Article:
Ray Bradbury’s Fahrenheit 451, a novel of a nearly bookless dystopian future in which “firemen” go around burning any last volumes they can find, lends itself well to highly physical special editions. Last year we featured an asbestos-bound, fireproof version, 200 copies of which were published at the book’s first printing in 1953. The year before we featured an experimental edition perhaps even more faithfully reflective of the story’s premise, one whose all-black pages only reveal the negative space around the text with the application of heat.
“Graphic design studio Super Terrain’s edition of Ray Bradbury’s sci-fi classic Fahrenheit-451 took the internet by storm,” writes Electric Literature, “thanks to a video showing how its all-black pages become readable text when exposed to an open flame.”
Now, “for only $451 — get it? — you can preorder one to keep on a specially-heated shelf in your home!” As noted in that post, you could also expose its text using something other than an open flame (a hair dryer, for example), but that would hardly put you as much in the mind of the novel’s “firemen” with their book-eradicating flamethrowers. Whatever you use to heat up the pages, they revert right back to their carbonized-looking black as soon as they cool down.
In Fahrenheit 451, says Super Terrain’s manifesto for this unusual edition of the novel, Bradbury “questions the central role played by books in culture and exposes the possible drifts of a society ruled by immediacy. This tyranny of happiness prevents any form of contestation that could be nurtured by reflexion, memory or culture in books or works of art.” This black-paged book “could be part of Bradbury’s fiction as a trick to keep and hide away the books from the pyromaniac firemen. By setting the book on fire, the reader plunges into the novel and becomes the hyphen between reality and fiction.” How relevant has all of this remained in our “time of continuous flow of images, selfies, fake news, tweets and other ‘digest-digest-digests’ ”? Strike a match, flick on your lighter, or power up your hair dryer — all, of course, under adult supervision if necessary — and find out for yourself.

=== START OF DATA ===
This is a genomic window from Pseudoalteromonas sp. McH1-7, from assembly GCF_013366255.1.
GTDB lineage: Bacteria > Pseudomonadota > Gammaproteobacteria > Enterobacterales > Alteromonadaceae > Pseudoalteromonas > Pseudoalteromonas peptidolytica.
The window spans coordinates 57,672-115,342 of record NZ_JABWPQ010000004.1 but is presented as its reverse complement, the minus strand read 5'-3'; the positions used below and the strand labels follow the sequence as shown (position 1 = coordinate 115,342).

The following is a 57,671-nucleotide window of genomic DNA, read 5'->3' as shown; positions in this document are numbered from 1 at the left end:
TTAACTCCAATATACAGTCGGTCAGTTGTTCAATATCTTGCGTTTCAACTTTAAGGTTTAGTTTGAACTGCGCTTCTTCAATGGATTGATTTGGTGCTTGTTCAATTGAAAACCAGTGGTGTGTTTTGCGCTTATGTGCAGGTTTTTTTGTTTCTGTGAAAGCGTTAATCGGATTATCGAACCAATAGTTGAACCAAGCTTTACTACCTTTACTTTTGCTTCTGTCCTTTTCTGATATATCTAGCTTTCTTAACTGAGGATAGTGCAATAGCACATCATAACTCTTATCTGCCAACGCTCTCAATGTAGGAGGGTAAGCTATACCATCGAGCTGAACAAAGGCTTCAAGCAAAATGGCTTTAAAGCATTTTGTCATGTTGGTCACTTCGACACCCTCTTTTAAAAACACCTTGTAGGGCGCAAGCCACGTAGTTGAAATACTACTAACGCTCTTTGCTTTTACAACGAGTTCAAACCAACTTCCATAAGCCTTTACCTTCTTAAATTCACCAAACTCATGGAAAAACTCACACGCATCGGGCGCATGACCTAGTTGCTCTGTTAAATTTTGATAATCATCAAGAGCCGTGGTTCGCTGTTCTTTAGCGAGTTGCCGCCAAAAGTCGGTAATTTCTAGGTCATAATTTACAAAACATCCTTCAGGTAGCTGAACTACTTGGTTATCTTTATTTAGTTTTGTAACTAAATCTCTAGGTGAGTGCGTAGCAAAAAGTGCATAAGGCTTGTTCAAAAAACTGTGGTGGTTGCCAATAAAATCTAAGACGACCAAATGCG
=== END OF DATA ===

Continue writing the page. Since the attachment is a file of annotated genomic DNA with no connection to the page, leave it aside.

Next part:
Based in Seoul, Colin Marshall writes and broadcasts on cities, language, and culture. His projects include the book The Stateless City: a Walk through 21st-Century Los Angeles and the video series The City in Cinema. Follow him on Twitter at @colinmarshall or on Facebook.